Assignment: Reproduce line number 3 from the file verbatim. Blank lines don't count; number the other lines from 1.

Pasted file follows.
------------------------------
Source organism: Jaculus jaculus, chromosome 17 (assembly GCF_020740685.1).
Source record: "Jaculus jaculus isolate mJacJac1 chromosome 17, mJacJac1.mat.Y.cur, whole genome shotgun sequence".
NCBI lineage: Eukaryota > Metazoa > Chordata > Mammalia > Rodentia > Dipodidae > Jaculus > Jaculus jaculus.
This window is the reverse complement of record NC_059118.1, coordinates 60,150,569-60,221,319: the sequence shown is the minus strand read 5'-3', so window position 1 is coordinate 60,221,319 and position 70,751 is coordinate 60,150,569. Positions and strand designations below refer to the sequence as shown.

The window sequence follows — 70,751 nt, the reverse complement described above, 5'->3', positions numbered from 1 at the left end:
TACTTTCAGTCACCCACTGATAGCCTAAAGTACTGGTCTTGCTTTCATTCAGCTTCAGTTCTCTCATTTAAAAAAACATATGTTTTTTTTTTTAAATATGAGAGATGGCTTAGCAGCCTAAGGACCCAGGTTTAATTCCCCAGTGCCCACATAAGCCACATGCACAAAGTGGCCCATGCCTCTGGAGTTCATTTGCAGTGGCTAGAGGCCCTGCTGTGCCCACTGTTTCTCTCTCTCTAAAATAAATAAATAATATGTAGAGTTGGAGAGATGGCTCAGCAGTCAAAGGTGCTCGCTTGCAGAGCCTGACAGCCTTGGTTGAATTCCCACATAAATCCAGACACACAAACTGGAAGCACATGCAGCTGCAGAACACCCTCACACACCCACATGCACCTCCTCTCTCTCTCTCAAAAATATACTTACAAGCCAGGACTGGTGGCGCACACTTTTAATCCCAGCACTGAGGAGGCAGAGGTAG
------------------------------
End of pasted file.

NCBI lineage: Eukaryota > Metazoa > Chordata > Mammalia > Rodentia > Dipodidae > Jaculus > Jaculus jaculus.